object[] args = new object[] { "SomeValue" };

// Call the method to be tested via reflection, 
// and pass the parameter, and cast the result
int result = (int) privateObject.Invoke("PrivateMethod", args);

// Do some validation stuff

Create an Accessor Class

The first step to get away from this unpleasant and code inflating use of PrivateObject is to create an accessor class inside the unit test assembly.

This accessor class will hide the usage of PrivateObject. It gives type safety and helps to avoid typos on method- and property names. In case a member of the tested class is renamed, there is one single place to change in the test assembly. All other changes in the unit test can be done by Visual Studio renaming support.

A short version of the accessor to ClassToBeTested might look like this:

internal ClassToBeTestedAccessor
{
  private PrivateObject PrivateObject { get; set; }

  internal ClassToBeTestedAccessor()
  {
    PrivateObject = new PrivateObject(new ClassToBeTested());
  }

  internal int PrivateMethod
    (
    string parameter
    )
  {
    return ((int) PrivateObject
      .Invoke("PrivateMethod", new object[] { parameter }));
  }
}

And the test method using the accessor changes to this:

// Create an instance of the accessor.
ClassToBeTestedAccessor accessor = new ClassToBeTestedAccessor ();

// Call the method to be tested
int result = accessor.PrivateMethod("SomeValue");

// Do some validation stuff

Now the test method itself already looks the way I like it.

Make Accessor Reusable

Let’s assume there is the need for more than one accessor class in the test assembly. Then it might make sense to put some functionality into a base class for reuse purposes.

The base class should keep the instance of the tested class and the PrivateObject to access it. This means it have to be generic to get a type safe implementation.

This will be the starting point:

internal abstract class PrivateAccessorBase<T>
{
  private PrivateObject PrivateObject { get; set; }

  public T TestInstance 
    { get { return ((T)PrivateObject.Target); } }

  internal PrivateAccessorBase
      (
      T instance
      )
    {
      PrivateObject = new PrivateObject(instance);
    }
}

Please notice the public property TestInstance. This proporty gives access to the instance that is encapsulated by the private accessor. In case the unit test method needs to access public members of the tested class too, use this proporty.

What is common in my unit tests is to get or set the value of a property and to call a method. Therefore, the base class should offer the ability to do that.

Property Access

To get a property value, one might implement a method like this:

protected TReturnValue GetPropertyValue<TReturnValue>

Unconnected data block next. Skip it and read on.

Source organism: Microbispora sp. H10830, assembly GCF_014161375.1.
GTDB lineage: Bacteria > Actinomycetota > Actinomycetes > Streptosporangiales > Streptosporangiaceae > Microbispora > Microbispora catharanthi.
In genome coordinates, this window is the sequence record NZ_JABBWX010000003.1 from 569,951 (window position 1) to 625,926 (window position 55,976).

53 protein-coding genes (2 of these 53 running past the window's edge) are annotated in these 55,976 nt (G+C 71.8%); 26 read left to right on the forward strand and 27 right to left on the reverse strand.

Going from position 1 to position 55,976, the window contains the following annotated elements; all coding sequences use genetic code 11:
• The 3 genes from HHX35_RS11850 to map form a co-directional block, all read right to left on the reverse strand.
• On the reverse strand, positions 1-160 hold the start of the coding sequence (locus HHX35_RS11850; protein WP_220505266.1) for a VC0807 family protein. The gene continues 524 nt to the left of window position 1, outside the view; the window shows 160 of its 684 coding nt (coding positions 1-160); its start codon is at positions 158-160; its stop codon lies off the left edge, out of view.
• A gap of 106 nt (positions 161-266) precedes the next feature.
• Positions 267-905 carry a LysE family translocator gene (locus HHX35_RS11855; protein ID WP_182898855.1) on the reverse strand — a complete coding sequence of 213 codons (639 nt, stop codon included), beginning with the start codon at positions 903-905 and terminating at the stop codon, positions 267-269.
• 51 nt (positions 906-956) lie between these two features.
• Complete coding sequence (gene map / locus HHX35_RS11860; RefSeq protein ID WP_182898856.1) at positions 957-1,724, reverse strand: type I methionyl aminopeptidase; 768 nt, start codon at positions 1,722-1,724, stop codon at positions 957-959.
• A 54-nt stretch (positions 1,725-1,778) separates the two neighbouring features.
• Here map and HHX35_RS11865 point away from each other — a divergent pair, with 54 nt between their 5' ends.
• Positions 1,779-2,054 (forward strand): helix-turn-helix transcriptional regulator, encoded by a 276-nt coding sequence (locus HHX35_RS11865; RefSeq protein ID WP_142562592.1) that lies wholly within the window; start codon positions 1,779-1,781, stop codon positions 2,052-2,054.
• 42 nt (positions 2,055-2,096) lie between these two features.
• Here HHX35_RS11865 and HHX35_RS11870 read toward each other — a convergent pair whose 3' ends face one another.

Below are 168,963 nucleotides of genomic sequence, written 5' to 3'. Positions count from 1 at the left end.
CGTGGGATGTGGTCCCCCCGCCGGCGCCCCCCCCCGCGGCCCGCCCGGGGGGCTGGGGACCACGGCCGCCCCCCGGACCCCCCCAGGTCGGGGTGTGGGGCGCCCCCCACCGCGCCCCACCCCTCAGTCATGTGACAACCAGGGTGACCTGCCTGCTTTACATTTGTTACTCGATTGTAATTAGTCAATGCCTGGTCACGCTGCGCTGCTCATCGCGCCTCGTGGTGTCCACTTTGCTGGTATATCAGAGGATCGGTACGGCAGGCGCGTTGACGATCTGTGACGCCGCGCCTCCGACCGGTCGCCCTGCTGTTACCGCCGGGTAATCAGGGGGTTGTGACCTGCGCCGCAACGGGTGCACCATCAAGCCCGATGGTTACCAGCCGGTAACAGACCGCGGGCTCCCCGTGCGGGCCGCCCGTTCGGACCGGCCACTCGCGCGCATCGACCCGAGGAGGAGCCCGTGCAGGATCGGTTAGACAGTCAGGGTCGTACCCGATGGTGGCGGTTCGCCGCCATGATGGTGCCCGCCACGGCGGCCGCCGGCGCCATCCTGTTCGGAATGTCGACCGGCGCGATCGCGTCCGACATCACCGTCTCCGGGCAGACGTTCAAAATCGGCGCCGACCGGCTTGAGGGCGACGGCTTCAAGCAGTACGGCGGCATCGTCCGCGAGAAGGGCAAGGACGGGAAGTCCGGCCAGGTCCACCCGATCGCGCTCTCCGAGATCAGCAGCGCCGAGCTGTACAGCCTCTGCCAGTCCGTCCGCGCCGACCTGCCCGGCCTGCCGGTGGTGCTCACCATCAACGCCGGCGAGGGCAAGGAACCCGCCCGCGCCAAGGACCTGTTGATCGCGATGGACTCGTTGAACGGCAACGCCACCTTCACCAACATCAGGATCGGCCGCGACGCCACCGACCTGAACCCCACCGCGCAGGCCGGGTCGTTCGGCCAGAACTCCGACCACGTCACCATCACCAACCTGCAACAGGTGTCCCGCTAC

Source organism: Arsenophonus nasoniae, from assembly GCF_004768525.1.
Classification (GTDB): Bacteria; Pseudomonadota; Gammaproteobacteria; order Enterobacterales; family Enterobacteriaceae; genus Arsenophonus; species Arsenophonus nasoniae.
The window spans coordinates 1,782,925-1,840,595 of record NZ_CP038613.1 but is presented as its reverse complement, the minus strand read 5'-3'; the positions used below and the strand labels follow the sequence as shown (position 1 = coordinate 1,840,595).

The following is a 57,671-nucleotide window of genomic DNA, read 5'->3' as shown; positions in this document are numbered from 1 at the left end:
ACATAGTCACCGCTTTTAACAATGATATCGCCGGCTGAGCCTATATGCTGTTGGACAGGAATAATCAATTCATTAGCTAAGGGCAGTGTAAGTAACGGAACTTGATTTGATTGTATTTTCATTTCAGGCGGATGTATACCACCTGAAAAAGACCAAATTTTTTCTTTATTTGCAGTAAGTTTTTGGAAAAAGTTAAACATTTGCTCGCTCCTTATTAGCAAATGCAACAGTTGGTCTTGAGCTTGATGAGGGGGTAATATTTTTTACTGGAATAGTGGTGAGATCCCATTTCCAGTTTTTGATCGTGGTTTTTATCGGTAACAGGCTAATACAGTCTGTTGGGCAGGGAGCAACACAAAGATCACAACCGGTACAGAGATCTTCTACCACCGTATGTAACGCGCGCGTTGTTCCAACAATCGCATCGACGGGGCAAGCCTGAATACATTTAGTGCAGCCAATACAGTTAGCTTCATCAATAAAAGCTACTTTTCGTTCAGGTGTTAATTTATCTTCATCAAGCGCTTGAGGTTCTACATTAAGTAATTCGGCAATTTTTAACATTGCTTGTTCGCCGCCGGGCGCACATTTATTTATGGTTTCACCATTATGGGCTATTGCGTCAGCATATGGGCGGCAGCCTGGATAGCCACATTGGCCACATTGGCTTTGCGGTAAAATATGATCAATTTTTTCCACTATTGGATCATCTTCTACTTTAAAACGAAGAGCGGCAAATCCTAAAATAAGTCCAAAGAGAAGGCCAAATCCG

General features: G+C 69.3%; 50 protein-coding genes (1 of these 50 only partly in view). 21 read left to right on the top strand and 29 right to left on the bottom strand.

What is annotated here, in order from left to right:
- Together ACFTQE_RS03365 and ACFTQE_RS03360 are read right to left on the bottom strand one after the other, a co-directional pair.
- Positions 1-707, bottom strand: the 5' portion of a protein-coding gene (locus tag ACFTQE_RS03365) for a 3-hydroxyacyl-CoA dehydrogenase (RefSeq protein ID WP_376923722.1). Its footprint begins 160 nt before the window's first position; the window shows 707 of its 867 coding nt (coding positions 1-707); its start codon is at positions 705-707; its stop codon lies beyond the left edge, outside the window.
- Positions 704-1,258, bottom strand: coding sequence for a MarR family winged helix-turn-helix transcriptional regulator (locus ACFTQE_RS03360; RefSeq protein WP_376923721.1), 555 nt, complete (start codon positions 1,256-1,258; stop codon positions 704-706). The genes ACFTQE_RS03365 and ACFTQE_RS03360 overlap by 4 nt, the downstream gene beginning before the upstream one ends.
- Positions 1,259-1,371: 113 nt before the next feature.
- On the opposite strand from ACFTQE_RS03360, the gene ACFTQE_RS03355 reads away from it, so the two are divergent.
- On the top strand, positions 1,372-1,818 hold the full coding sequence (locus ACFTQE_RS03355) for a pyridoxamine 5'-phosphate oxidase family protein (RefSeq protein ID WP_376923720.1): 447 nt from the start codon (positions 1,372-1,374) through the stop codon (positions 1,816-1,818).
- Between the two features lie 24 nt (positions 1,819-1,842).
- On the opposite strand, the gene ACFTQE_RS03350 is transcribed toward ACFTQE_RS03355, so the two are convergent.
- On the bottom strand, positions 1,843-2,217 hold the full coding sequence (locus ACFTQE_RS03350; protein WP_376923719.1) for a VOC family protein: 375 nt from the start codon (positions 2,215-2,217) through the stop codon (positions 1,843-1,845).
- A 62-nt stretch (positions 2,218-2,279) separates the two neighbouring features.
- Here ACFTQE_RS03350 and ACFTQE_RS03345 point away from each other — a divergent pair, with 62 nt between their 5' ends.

(
    string propertyName
  )
{
  return ((TReturnValue)PrivateObject
    .GetProperty(propertyName, null));
}

But this implementation still requires to pass the name of the property as a string. This can be avoided by using the call stack (in case you are using .NET 4.5 or higher, please have a look below to avoid StackFrame usage):

protected TReturnValue GetPropertyValue<TReturnValue>()
{
  // Need to remove the "get_" prefix from the caller's name
  string propertyName 
    = new StackFrame(1, true).GetMethod().Name
      .Replace("get_", String.Empty);

  return ((TReturnValue)PrivateObject
    .GetProperty(propertyName, null));
}

Setting a property value looks quite similar:

protected void SetPropertyValue
  (
  object value
  )
{
  // Need to remove the "set_" prefix from the caller's name
  string propertyName 
    = new StackFrame(1, true).GetMethod().Name
      .Replace("set_", String.Empty);

  PrivateObject.SetProperty(propertyName, value, new object[] { });
}

Having this base class, we can implement the ClassToBeTestedAccessor like this:

internal ClassToBeTestedAccessor
  : PrivateAccessorBase<ClassToBeTested>
{
  internal ClassToBeTestedAccessor ()
    : base(new ClassToBeTested())
  {
  }

  internal int PrivateProperty
  {
    get { return (GetPropertyValue<int>()); }
    set { SetPropertyValue(value); }
  }
}

The usage of the property by the test class does not differ from the usage of ‘normal’ properties:

// Create an instance of the accessor.
ClassToBeTestedAccessor accessor = new ClassToBeTestedAccessor ();

// Set the value
accessor.PrivateProperty = 231;

Debug.WriteLine("PrivateProperty: >{0}<", accessor.PrivateProperty); 

Method Access

Based on this, it is simple to implement the access of non-public methods in the accessor base class.

// Implemented by PrivateAccessorBase
protected TReturnValue Invoke<TReturnValue>
  (
   params object[] parameter
  )
{
  return ((TReturnValue)PrivateObject.Invoke(
    new StackFrame(1, true).GetMethod().Name, parameter));
}

The accessor class uses this method like this:

// Usage by ClassToBeTestedAccessor
internal int PrivateMethod
  (
  string parameter
  )
{
  return (Invoke(parameter));
}

Using the PrivateAccessorBase together with a derived accessor class, the typo danger is eliminated. We got type safety, the accessor implementation does not contain PrivateObject usage, and there is a single place to be changed when some property or method names of the tested class will change.

Preconditions

There is only one precondition: The properties and methods names of the accessor class have to match 100 percent with the corresponding members of the tested class!

Avoid Inlining

One thing really important when using the StackFrame is to make sure the caller's name will not change. How might this happen? When the JIT compiler thinks it should optimize the code by inlining methods.